Addiction During Pregnancy

What We Do:  At Ahwatukee Behavioral Health & Wellness, we specialize in providing services to pregnant women experiencing substance use and behavioral health issues. Dr. Daniel Pacheco  is an experienced medical provider who is passionate about providing compassionate, personalized, evidence-based treatment to pregnant women experiencing substance use and behavioral health issues. 

Substance Use During Pregnancy:  Substance use during pregnancy can have adverse health effects on both mother and baby.  Substances that can cause harm include alcohol, opioids, cigarettes, marijuana and non-medical use of prescription drugs.  

  • Alcohol use during pregnancy can cause miscarriage, stillbirth, and a range of lifelong birth defects and developmental disabilities, known as fetal alcohol spectrum disorders.

  • Opioid use during pregnancy has been linked to poor fetal growth, preterm birth, stillbirth, specific birth defects, and neonatal abstinence syndrome (NAS) or neonatal opioid withdrawal syndrome (NOWS).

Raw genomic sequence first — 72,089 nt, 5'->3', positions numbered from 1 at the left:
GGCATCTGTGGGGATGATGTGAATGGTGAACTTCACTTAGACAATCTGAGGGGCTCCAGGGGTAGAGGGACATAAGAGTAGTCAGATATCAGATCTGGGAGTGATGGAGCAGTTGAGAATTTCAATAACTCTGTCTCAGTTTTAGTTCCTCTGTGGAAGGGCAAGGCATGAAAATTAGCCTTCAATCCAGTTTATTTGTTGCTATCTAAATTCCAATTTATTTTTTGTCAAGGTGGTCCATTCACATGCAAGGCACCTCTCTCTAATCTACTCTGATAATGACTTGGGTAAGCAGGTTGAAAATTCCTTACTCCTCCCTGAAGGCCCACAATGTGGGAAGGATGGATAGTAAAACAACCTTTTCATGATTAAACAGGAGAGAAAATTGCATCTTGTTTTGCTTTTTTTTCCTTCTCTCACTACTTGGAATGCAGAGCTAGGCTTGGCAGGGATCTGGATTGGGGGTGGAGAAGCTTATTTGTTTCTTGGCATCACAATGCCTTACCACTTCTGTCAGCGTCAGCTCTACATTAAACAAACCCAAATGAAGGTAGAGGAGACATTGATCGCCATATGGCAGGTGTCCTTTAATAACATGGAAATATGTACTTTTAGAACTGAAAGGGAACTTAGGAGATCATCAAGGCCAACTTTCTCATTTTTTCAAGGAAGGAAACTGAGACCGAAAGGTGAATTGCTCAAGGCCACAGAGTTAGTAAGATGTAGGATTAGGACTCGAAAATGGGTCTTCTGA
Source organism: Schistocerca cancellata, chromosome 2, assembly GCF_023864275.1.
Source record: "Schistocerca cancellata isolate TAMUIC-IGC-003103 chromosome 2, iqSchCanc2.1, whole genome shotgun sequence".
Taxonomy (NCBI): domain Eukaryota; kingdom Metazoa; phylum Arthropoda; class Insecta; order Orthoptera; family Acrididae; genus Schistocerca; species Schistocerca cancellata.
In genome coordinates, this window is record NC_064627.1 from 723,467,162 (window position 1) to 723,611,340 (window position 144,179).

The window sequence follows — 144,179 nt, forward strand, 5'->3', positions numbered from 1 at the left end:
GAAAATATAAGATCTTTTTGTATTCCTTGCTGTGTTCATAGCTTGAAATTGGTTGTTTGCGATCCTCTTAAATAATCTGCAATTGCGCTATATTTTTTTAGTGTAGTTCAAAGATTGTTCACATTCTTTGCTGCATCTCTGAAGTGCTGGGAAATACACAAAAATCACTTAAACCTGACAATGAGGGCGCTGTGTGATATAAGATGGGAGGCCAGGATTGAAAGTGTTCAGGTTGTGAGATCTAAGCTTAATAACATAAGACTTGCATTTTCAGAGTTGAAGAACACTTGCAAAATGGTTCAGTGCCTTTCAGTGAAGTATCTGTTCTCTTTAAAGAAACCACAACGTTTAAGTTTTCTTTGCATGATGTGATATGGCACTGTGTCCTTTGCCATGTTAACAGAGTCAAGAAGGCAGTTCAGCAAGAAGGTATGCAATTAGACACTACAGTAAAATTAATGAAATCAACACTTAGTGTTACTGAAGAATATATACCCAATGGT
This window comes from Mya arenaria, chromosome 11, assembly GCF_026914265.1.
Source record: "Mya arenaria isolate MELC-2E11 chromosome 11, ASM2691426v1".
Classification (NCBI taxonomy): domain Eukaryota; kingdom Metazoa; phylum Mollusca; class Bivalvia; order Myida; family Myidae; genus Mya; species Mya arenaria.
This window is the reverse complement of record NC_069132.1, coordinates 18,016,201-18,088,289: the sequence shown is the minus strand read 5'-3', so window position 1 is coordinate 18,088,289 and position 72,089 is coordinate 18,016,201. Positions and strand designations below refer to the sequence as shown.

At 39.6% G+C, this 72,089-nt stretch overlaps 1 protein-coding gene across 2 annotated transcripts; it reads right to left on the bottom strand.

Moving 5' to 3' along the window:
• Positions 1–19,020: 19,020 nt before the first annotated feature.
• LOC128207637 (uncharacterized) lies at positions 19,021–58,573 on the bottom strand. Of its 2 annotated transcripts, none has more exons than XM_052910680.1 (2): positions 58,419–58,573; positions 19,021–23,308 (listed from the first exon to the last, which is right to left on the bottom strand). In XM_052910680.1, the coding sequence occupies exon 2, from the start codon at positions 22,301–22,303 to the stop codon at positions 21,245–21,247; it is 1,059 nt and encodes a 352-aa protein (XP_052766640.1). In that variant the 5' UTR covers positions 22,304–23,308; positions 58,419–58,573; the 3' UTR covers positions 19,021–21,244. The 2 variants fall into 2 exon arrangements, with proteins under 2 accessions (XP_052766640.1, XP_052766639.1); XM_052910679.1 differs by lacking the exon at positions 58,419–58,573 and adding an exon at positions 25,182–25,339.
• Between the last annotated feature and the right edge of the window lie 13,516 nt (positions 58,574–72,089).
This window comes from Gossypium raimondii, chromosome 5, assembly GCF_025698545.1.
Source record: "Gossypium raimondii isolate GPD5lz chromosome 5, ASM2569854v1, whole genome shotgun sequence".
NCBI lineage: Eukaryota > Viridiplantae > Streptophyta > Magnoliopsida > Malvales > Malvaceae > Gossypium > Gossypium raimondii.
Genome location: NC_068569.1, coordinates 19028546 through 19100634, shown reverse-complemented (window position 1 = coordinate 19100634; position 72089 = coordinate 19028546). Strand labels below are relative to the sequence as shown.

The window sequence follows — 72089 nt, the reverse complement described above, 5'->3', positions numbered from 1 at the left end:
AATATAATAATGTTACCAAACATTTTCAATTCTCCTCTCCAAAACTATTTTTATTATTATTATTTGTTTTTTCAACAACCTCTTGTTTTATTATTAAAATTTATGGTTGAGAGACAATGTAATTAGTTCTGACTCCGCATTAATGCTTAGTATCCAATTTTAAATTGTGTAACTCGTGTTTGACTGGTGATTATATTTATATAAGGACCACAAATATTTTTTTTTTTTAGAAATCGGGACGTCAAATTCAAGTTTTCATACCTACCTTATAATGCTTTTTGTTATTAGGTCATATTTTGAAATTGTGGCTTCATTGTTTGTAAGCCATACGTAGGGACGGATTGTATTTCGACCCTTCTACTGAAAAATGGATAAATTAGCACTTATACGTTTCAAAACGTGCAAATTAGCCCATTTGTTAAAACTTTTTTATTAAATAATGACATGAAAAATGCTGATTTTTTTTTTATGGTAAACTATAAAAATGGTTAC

• Cigarette smoking during pregnancy increases the risk of health problems for developing babies, such as preterm birth, low birth weight, and birth defects of the mouth and lip. Smoking during and after pregnancy also increases the risk of sudden infant death syndrome (SIDS). In addition, tobacco products containing nicotine (the addictive drug found in tobacco) and e-cigarettes are not safe to use during pregnancy.

  • Some research shows that marijuana use during pregnancy is linked to low birth weight. It may also increase the chances for developmental problems for a child, such as problems with attention and learning.

  • Nonmedical use of prescription medications can lead to an increased risk of adverse health outcomes and overdose. Combining substances, such as opioids with benzodiazepines or opioids with alcohol, can also increase the risk of drug overdose.

If you need help for substance use, contact us today at 1-480-272-8450.  For more information and treatment resources, visit the Centers for Disease Control and Prevention.